The (Not Actually) Bad

In many of these Awesome Stuff posts, I've bemoaned the fact that otherwise-cool devices are so often limited by the choice to make them exclusively smartphone-controlled. But the Gnarbox is a different case: its entire purpose is to replace more robust computers in situations where they aren't ideal, and to bring a level of video editing capability to your phone that was formerly the exclusive realm of higher-power devices. So, for once, I have no complaints about the fact that it requires the use of an Android or iOS app, since if you're near a desktop or laptop then you don't have any need for it to begin with. That's the right reason to build a smartphone-only device: not because you want to lock people in to your proprietary app or you want to block power-users from getting into the nuts and bolts of your product, but in order to bring a new capability to smartphones that they didn't have before. Editing 128gb of 4k footage certainly qualifies.

The Inexpensive

If any of this has piqued your interest, now is the time to go check out the Gnarbox, because there are some pretty great deals for Kickstarter backers. Even the projected retail price of $250 is attractive for such a device, but the Kickstarter rewards knock 40% off that price and let you order one for only $150, two for only $279, or a big pack of ten for only $100 a pop. But be warned, these are all limited quantities, and not just for the early bird prices but for the device itself — the initial Kickstarter run of 1000 Gnarboxes is already down to less than 200, so there doesn't seem to be much time left.

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Posted on Techdirt Podcast - 21 July 2015 @ 12:45pm

Techdirt Podcast Episode 34: Apple Versus Google

from the the-mobile-wars dept

A few years ago, there was no reason to see Apple and Google as direct competitors — but thanks to the mobile space, all that has changed. Now the two tech giants are going head-to-head in a contest for the mobile device market share, but their approaches to this race remain very different. This week, we discuss the nuances of this competition and what these two different approaches can teach us about business models and innovation.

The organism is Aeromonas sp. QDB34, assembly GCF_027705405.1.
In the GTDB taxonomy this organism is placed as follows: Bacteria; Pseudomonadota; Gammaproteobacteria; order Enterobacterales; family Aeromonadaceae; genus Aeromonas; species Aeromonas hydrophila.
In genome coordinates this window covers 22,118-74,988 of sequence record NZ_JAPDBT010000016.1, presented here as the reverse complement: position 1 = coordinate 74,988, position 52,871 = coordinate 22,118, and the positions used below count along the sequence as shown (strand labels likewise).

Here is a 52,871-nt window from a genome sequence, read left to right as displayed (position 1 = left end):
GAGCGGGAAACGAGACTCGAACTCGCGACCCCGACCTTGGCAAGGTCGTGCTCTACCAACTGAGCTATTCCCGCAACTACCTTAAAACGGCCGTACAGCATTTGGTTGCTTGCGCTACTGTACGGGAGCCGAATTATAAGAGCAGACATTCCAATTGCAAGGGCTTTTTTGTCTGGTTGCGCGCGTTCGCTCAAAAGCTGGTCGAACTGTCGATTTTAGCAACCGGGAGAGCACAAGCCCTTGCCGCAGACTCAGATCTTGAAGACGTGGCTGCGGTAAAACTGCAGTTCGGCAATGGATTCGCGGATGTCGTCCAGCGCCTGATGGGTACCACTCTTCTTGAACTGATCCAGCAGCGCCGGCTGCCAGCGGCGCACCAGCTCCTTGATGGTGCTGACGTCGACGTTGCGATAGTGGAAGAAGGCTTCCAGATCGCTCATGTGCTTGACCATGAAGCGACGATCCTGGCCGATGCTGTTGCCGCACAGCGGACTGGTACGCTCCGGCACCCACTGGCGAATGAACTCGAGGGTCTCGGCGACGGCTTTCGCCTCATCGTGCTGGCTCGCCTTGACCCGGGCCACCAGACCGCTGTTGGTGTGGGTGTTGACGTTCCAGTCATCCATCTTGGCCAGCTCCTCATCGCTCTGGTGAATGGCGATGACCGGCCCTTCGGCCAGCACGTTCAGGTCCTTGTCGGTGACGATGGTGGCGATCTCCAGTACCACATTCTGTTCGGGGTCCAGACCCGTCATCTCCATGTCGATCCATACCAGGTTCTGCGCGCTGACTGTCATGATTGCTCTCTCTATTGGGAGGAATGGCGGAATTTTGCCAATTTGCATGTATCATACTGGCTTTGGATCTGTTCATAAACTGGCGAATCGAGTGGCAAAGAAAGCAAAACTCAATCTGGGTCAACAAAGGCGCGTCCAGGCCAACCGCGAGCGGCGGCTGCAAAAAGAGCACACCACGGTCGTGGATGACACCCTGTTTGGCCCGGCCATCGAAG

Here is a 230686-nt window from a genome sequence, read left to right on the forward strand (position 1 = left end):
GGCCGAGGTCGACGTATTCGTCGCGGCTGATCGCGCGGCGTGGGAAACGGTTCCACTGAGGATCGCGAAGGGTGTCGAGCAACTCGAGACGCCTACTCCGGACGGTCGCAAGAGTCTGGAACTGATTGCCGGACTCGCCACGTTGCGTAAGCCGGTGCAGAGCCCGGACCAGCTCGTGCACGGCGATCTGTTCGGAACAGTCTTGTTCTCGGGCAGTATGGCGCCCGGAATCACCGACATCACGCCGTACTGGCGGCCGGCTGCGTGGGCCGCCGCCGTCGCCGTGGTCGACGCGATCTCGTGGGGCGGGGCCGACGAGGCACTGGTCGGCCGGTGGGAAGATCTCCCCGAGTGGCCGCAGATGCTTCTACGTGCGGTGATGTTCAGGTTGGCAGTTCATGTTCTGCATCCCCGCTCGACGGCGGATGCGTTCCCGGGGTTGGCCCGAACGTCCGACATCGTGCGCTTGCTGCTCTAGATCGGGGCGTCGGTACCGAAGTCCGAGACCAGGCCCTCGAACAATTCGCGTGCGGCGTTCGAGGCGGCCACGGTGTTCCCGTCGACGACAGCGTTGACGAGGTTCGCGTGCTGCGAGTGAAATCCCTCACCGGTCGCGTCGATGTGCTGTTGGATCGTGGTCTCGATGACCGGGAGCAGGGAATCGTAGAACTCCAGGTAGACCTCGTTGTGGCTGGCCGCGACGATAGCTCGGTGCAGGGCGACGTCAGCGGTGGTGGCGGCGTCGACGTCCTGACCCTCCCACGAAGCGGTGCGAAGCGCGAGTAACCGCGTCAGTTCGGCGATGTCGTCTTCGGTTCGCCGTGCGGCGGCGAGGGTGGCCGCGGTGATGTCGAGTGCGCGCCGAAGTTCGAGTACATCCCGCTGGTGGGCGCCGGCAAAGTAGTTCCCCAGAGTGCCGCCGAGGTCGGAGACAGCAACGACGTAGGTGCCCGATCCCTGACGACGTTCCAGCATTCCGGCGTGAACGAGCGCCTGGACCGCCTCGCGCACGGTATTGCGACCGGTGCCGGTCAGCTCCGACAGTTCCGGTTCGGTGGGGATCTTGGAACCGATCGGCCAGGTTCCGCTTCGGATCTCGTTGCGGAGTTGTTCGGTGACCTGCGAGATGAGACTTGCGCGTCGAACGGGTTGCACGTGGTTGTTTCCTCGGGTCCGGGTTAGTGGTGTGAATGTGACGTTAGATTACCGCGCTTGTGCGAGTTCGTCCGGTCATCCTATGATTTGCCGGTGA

Follow the Techdirt Podcast on Soundcloud, subscribe via iTunes, or grab the RSS feed. You can also keep up with all the latest episodes right here on Techdirt.

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Posted on Techdirt - 19 July 2015 @ 12:00pm

Funniest/Most Insightful Comments Of The Week At Techdirt

from the pens-and-swords dept

This week, we looked at the story of Laura Poitras, who sued the government to find out why she was detained every time she flew anywhere. In one instance, she was denied use of a pen, lest it serve as a weapon, prompting one anonymous commenter to win first place for insightful by underlining the oblivious irony of this move:

As the famous saying goes, the pen is mightier than the sword.

It says a lot about a government when their biggest fear is a journalist with a pen. I doubt these thugs, who clearly had stabbing on their mind, even realized the irony of what they said.

Meanwhile, the Authors Guild reared its perennial "we hate the internet" head, this time with a focus on Amazon. The guild employed a twisted reading of antitrust laws and understanding of economics to suggest that we should focus on creating a robust, competitive market place but not on driving down book prices. took second place for insightful by breaking down the idiocy of this statement:

And what exactly would you like to point out? The two are one and the same, because a thriving, competitive marketplace always drives prices down. That's, like, Capitalism 101, guys...

Or, to borrow a local meme, Author's Guild just hates it when the laws of economics are enforced.

For editor's choice on the insightful side, we start out with a response to the White House agreeing to look the other way on Malaysia's massive human rights violations for the sake of getting the TPP passed. As Ninja points out, this is sadly not very surprising:

Well, what can we say? You have that joke of 301 report that lists perfectly good countries as some sort of potential terrorists or something because they don't do what the MAFIAA says, you have the Patriot Act and other incredibly unconstitutional things that allow all sorts of surveillance because a bunch of psychopaths and a huge industry behind the security apparatus likes it, you see serious environmental violations because some huge oil conglomerates and other base industries pay enough for it, you have a completely broken health system and outrageously expensive medicine because some big pharma industries say so... What were we expecting from a Government that not only disregards entirely what is good for the citizenry but often holds total contempt towards said citizens?